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 Figure 6. Top: Normalized transient stress in model stones di- rectly after impingement of ultrasound bursts of 170, 285, and 800 kHz. Middle: Corresponding fractures formed in artifi- cial cylindrical stones in a water tank after a short exposure to burst wave lithotripsy (BWL) at each frequency. Bottom: Cor- responding fragments produced at each frequency. Reprinted with permission from Maxwell et al. (2015) ©The Journal of Urology.
developed using acoustic radiation force to reposition kidney stones in the urinary tract (May et al., 2016b). In ultrasonic pro- pulsion, a transducer is placed against the skin and ultrasound imaging is performed simultaneously with the same transducer or with a transducer that includes separate imaging and ther- apy components. The stone is then seen to move in real time.
There are conceivably many clinical uses for repositioning stones, including moving a painful obstructing stone, relo- cating a stone before breaking it, and expelling stone frag- ments during SWL or BWL to assess when the stone is fully comminuted. The acoustic radiation force (F) applied to the stone by ultrasonic propulsion can be estimated as the pow- er (W) divided by the sound speed (c) of the fluid. The force stems from the acoustic energy being absorbed or reflected by the stone. If all the energy is reflected 180° directly back to the source, the force doubles because the energy was not only temporarily absorbed but reflected in the opposite di- rection. Properties of the stone, such as density and sound speed, affect the degree of reflection, and the stone mate- rial’s attenuation coefficient describes the degree of absorp- tion. However, stone material properties are less variable and therefore have less impact on the net force than do stone shape and, particularly, mass (Chuong et al., 1993; Cleve- land and McAteer, 2007). Assuming an absorbed or reflected power of 1 W is reasonable and is about 1/200 of the power for a maximum diagnostic pulse average intensity of 190 W/ cm2 encountering a large-stone cross section of ~1 cm2. The estimated displacement for a pulse duration of 0.1 s is 0.7
cm, which is similar to the hop that is observed in experi- ments (Janssen et al., 2017).
Thus it is reasonable that average intensities below the maxi- mum limit for diagnostic ultrasound could be used to move kidney stones, although a more accurate calculation of the radiation force becomes more complicated. Sapozhnikov and Bailey (2013) describe a model that simulates an arbitrary beam (ultrasound is usually focused) on an elastic spheri- cal stone. Interestingly, this model shows that an ultrasound beam 20% broader than the stone imparts the most force on the stone, although one might expect any energy not directly impacting the stone to be wasted. The wave passing across or over the stone appears to couple energy into the stones pri- marily as shear waves in a process similar to that described for breaking stones (Sapozhnikov et al., 2007).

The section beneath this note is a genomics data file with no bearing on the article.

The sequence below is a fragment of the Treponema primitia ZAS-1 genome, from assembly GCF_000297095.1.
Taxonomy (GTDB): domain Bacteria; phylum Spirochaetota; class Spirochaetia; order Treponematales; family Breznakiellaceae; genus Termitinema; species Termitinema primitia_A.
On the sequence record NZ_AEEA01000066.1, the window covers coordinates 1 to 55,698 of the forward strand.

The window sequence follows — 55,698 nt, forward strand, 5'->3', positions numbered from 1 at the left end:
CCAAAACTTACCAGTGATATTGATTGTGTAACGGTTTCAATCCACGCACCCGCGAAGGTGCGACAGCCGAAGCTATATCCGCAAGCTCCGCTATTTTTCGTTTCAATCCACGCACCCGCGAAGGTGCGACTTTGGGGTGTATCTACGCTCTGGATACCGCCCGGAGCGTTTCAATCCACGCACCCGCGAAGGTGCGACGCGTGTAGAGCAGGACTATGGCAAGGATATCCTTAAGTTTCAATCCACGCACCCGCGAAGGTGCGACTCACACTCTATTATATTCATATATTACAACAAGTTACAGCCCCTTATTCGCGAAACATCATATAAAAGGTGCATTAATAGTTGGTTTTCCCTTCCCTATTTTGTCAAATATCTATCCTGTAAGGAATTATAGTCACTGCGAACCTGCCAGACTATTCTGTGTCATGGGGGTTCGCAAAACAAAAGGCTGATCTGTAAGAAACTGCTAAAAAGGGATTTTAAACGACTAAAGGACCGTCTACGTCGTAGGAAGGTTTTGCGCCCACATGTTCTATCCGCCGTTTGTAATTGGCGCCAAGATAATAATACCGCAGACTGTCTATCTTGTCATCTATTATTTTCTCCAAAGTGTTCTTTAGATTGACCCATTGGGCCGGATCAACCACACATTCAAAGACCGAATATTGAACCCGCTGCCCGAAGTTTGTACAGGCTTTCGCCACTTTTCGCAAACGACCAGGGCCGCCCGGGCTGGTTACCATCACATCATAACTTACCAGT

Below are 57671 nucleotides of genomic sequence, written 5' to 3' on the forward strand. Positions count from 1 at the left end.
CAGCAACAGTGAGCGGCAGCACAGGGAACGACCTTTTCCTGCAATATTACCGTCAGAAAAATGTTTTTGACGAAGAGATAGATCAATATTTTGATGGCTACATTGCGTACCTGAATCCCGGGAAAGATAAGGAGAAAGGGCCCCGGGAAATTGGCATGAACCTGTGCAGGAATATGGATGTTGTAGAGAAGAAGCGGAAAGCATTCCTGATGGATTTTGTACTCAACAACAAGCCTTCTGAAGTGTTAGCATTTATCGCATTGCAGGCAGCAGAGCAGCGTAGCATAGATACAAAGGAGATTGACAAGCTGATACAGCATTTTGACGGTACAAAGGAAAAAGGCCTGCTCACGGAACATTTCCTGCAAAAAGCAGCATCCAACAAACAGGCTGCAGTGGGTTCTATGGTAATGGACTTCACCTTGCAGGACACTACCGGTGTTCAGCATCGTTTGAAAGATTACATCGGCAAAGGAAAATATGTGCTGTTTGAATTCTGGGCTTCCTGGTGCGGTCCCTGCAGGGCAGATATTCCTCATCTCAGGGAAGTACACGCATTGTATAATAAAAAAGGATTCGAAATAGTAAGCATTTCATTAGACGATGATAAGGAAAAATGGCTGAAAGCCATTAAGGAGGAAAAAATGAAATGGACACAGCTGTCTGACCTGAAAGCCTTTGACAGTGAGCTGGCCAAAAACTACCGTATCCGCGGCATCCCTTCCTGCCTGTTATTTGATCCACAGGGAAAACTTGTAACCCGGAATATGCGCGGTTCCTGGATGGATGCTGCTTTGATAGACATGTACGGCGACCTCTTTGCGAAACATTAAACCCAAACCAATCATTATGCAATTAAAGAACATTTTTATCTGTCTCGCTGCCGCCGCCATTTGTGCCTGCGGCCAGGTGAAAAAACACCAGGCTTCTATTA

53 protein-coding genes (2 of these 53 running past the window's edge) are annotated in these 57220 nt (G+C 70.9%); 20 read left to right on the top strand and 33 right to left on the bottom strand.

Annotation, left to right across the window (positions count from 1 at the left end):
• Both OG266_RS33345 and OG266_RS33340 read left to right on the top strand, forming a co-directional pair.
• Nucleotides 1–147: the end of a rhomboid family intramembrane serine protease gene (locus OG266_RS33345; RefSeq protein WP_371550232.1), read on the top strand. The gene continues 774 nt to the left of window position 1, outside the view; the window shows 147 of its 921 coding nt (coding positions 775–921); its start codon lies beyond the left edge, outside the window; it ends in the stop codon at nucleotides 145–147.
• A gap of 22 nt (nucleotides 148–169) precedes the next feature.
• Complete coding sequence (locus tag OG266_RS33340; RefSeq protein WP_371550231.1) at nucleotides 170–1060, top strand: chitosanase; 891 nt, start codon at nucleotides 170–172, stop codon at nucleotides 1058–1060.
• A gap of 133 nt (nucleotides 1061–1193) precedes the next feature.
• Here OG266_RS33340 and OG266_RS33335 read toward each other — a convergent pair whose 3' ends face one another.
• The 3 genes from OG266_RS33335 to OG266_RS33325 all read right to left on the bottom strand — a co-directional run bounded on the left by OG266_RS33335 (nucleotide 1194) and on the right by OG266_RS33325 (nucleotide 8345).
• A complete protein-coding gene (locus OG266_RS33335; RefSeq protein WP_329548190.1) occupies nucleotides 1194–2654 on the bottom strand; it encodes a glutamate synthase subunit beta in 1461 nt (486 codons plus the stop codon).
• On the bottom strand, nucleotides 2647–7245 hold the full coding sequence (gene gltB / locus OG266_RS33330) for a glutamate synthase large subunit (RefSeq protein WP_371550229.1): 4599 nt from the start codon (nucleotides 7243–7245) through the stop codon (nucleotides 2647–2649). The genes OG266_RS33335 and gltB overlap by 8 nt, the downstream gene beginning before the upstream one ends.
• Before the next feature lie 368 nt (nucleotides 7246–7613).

An ultrasonic propulsion system has been built and tested in humans, and stones were observed to reposition within the kidney. Stones were successfully repositioned in 14 of 15 sub- jects. The main clinically relevant findings were that 4 of 6 pa- tients with postlithotripsy fragments passed collectively over 30 fragments; in 4 subjects, what appeared on clinical imag- ing to be one large stone requiring surgery was in fact a pile of passable small fragments; and 1 subject with a 1-cm ob- structing stone felt relief from the stone movement procedure (Harper et al., 2016). Based on the observation of debris col- lections, the probe was redesigned to generate a longer pulse and a broader beam to sweep the stones like a leaf blower (Janssen et al., 2017). That system is now very similar in de- sign to the BWL probes and has been shown to have synergy with BWL. Especially in the confined space of the kidney or ureter, BWL may crack the stone, but ultrasound propulsion separates the broken fragments from the main stone.
Significant advancements have been made in kidney stone detection and management with ultrasound. Changes in image-processing techniques have improved the appearance and sizing of stones with grayscale ultrasound, and the ad- dition of twinkling has the potential to make stones easier to detect. Revisions to current technologies such as stone tracking and acoustic bubble coalescence as well as new technologies including ultrasonic propulsion and BWL have the potential to change the current clinical practice for man- aging kidney stones. The end result is a suite of technologies that may diagnose and manage kidney stones on Earth or in space with fewer complications and faster relief for those who experience kidney stones.
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